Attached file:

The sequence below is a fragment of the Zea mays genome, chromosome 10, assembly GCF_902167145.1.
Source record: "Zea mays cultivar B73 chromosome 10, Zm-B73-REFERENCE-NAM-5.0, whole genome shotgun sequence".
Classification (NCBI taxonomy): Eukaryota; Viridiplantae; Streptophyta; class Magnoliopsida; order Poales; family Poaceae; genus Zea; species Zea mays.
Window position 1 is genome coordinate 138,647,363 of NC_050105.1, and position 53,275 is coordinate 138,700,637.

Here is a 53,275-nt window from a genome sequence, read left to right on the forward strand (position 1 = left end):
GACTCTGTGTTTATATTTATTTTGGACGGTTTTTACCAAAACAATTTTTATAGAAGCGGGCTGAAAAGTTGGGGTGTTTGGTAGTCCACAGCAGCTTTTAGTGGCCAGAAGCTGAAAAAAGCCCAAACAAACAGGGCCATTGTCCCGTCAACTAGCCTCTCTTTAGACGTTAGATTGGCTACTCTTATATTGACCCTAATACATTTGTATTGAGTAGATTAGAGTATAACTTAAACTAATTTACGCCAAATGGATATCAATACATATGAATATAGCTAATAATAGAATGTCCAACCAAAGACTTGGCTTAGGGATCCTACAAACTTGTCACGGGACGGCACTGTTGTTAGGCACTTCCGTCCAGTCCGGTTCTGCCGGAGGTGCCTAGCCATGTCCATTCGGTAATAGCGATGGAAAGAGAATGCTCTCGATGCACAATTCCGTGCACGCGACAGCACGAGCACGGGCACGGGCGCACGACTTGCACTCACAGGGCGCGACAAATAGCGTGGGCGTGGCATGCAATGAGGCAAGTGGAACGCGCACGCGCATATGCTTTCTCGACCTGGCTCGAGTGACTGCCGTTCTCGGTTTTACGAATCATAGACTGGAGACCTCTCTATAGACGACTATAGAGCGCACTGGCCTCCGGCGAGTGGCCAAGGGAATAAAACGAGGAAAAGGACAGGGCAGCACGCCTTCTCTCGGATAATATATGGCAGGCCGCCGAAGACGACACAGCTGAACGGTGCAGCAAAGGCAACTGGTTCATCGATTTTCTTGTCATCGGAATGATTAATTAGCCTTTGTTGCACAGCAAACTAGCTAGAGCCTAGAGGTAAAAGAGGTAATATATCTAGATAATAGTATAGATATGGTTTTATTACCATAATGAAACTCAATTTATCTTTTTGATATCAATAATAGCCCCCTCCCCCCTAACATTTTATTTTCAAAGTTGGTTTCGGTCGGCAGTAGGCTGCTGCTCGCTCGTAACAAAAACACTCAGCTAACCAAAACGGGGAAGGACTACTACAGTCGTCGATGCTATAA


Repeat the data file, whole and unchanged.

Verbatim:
The sequence below is a fragment of the Zea mays genome, chromosome 10, assembly GCF_902167145.1.
Source record: "Zea mays cultivar B73 chromosome 10, Zm-B73-REFERENCE-NAM-5.0, whole genome shotgun sequence".
Classification (NCBI taxonomy): Eukaryota; Viridiplantae; Streptophyta; class Magnoliopsida; order Poales; family Poaceae; genus Zea; species Zea mays.
Window position 1 is genome coordinate 138,647,363 of NC_050105.1, and position 53,275 is coordinate 138,700,637.

Here is a 53,275-nt window from a genome sequence, read left to right on the forward strand (position 1 = left end):
GACTCTGTGTTTATATTTATTTTGGACGGTTTTTACCAAAACAATTTTTATAGAAGCGGGCTGAAAAGTTGGGGTGTTTGGTAGTCCACAGCAGCTTTTAGTGGCCAGAAGCTGAAAAAAGCCCAAACAAACAGGGCCATTGTCCCGTCAACTAGCCTCTCTTTAGACGTTAGATTGGCTACTCTTATATTGACCCTAATACATTTGTATTGAGTAGATTAGAGTATAACTTAAACTAATTTACGCCAAATGGATATCAATACATATGAATATAGCTAATAATAGAATGTCCAACCAAAGACTTGGCTTAGGGATCCTACAAACTTGTCACGGGACGGCACTGTTGTTAGGCACTTCCGTCCAGTCCGGTTCTGCCGGAGGTGCCTAGCCATGTCCATTCGGTAATAGCGATGGAAAGAGAATGCTCTCGATGCACAATTCCGTGCACGCGACAGCACGAGCACGGGCACGGGCGCACGACTTGCACTCACAGGGCGCGACAAATAGCGTGGGCGTGGCATGCAATGAGGCAAGTGGAACGCGCACGCGCATATGCTTTCTCGACCTGGCTCGAGTGACTGCCGTTCTCGGTTTTACGAATCATAGACTGGAGACCTCTCTATAGACGACTATAGAGCGCACTGGCCTCCGGCGAGTGGCCAAGGGAATAAAACGAGGAAAAGGACAGGGCAGCACGCCTTCTCTCGGATAATATATGGCAGGCCGCCGAAGACGACACAGCTGAACGGTGCAGCAAAGGCAACTGGTTCATCGATTTTCTTGTCATCGGAATGATTAATTAGCCTTTGTTGCACAGCAAACTAGCTAGAGCCTAGAGGTAAAAGAGGTAATATATCTAGATAATAGTATAGATATGGTTTTATTACCATAATGAAACTCAATTTATCTTTTTGATATCAATAATAGCCCCCTCCCCCCTAACATTTTATTTTCAAAGTTGGTTTCGGTCGGCAGTAGGCTGCTGCTCGCTCGTAACAAAAACACTCAGCTAACCAAAACGGGGAAGGACTACTACAGTCGTCGATGCTATAA